Spring has fully arrived here in central Indiana.  The tulips are fading and the crabapple blossoms are falling.  I just set out my tomato and pepper seedlings so they can harden off and get used to the great outdoors before I plant them out in the vegetable garden.

Out in the vegetable garden, the peas are close to a foot tall and it is well past time to thin out the lettuce and radish seedlings.  I just cut back the cover crop still growing on one of the beds and weeded my way through some of the other beds.

I have enjoyed this spring so far. It started out much slower than last year, when spring came out of the chute running like mad toward summer.

But after the slow start, this spring seems to be speeding up. It is now going at a speed that has caused me to again get to the point when I wonder if I will get everything planted, weeded, mulched, set up, set out, pruned, and otherwise readied for the onset of summer.

In other words, after watching it rain on yet another weekend day, I am in a full state of springtime panic, also know as "spranic".

Are you spranicking?  Do you think you'll get it all done this spring, completing all those gardening plans you made all winter?  Back in the winter, I imagined only sunny spring days, with no other activities, other than gardening, vying for my time, so my plans are big.

I was going to get it all done this spring. This beautiful spring.  Then I'd sit back and smell the lilacs. 

Right now, though, I have no time for smelling lilacs.  When I was mowing the lawn on Saturday, under overcast skies threatening rain every second, I noticed that a new-to-me lilac was blooming. I ran out later and took a picture of it just as it started to actually rain.

I puzzled over that lilac for a second or two. I didn't remember buying a lilac with flowers edged in white. I thought I bought 'President Lincoln', which has almost blue flowers.

Thanks to friends on Facebook, I quickly found out that my new lilac is most likely 'Sensation'.  That's fine. It's pretty. I'll take it.  I assume it smells nice, though honestly, I only had a few seconds to snap the picture before the rain started, so I didn't smell it to be sure.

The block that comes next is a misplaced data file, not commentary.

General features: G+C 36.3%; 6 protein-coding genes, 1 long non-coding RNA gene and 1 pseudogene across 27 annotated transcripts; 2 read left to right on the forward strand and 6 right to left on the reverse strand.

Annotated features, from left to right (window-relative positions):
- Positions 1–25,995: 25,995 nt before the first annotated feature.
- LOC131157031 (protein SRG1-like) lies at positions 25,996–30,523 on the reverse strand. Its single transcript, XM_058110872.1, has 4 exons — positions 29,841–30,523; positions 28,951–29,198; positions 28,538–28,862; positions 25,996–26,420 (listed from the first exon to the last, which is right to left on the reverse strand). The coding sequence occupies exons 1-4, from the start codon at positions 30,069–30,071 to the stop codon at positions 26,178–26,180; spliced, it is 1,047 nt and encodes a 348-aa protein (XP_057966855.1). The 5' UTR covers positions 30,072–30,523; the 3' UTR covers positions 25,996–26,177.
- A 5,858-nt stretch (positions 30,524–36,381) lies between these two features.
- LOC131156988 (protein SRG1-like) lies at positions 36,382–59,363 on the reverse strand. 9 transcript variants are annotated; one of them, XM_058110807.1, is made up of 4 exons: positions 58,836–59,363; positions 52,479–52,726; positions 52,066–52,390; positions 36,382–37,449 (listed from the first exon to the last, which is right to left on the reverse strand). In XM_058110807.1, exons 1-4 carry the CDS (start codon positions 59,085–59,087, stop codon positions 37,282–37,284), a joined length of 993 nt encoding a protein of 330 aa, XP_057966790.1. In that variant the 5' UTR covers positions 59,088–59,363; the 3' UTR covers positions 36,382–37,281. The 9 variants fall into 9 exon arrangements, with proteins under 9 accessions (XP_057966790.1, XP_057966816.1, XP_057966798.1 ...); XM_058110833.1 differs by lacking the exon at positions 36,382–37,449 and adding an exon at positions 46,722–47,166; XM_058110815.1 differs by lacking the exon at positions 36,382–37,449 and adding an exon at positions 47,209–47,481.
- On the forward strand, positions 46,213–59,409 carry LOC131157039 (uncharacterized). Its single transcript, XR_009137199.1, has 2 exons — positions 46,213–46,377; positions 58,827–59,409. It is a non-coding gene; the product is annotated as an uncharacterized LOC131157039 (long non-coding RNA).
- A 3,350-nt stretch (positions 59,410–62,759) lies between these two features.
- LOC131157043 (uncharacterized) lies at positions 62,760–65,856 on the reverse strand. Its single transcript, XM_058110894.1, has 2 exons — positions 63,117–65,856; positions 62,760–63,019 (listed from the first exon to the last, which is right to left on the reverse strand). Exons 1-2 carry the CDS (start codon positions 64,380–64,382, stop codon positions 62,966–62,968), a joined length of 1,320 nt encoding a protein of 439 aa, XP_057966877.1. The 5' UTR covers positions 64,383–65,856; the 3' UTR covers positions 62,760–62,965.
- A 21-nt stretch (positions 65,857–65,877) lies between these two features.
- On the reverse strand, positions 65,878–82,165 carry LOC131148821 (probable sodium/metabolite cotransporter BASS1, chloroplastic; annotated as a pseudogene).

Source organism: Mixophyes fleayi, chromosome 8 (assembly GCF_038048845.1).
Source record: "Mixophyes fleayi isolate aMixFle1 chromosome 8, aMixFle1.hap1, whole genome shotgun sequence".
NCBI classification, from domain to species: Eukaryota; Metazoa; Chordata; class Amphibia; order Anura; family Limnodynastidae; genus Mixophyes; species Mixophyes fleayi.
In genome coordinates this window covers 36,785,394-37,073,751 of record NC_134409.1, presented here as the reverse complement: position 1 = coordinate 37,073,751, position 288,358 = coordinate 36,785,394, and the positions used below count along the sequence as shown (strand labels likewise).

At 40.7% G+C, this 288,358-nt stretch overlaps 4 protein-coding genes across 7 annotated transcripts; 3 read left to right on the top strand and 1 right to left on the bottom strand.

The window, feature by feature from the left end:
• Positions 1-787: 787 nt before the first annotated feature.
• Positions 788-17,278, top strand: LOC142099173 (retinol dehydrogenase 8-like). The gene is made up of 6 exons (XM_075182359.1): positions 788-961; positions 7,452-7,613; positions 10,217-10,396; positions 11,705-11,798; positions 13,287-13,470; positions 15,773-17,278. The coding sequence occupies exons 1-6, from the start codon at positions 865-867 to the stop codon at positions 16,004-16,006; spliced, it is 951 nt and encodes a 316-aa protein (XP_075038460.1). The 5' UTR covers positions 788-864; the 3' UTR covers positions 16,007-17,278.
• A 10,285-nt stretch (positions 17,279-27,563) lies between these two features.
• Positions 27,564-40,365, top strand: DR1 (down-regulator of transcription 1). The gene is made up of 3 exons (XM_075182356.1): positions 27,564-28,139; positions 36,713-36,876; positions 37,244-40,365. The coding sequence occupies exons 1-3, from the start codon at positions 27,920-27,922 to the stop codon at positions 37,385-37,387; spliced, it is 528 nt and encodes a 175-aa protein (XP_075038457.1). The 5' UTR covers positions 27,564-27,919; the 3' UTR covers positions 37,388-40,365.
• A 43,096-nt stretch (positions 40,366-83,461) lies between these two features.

Since I took that picture of the "hey you aren't President Lincoln you are Sensation" lilac, I've been watching the rain. With each raindrop, I can feel that sense of spranic springing up within me.  I am spranicking about weeding.  I am spranicking about mulching. I am spranicking about even getting to the garden centers before the good plants are all sold.  I am spranicking about spranicking because I know better after all these years.

I know I'll get this place whipped into shape before summer. I know I'll find plants to buy. I know I'll have a chance to enjoy the lilacs before they are bloomed out.

I just have to remind myself that I know these things so I can keep from spranicking...

Thursday, May 02, 2013

Garden fairies discuss flower festivals

Garden fairies here.

We are garden fairies and we feel that it is our duty and responsibility to let people know what is really going on here at May Dreams Gardens.

It is now the month of May as most people know and Carol is woefully behind on many garden tasks that should rightfully be done right now.  We expect, and hope, that any day now she'll come flying through the garden gate and commence doing with what needs to be done around here.

Oh, sure. She is mowing the lawn and we do appreciate that. And she did a bunch of weeding the other day.  But let us tell you that we are garden fairies and we can show you a whole bunch more that should be done around here. Especially in the vegetable garden.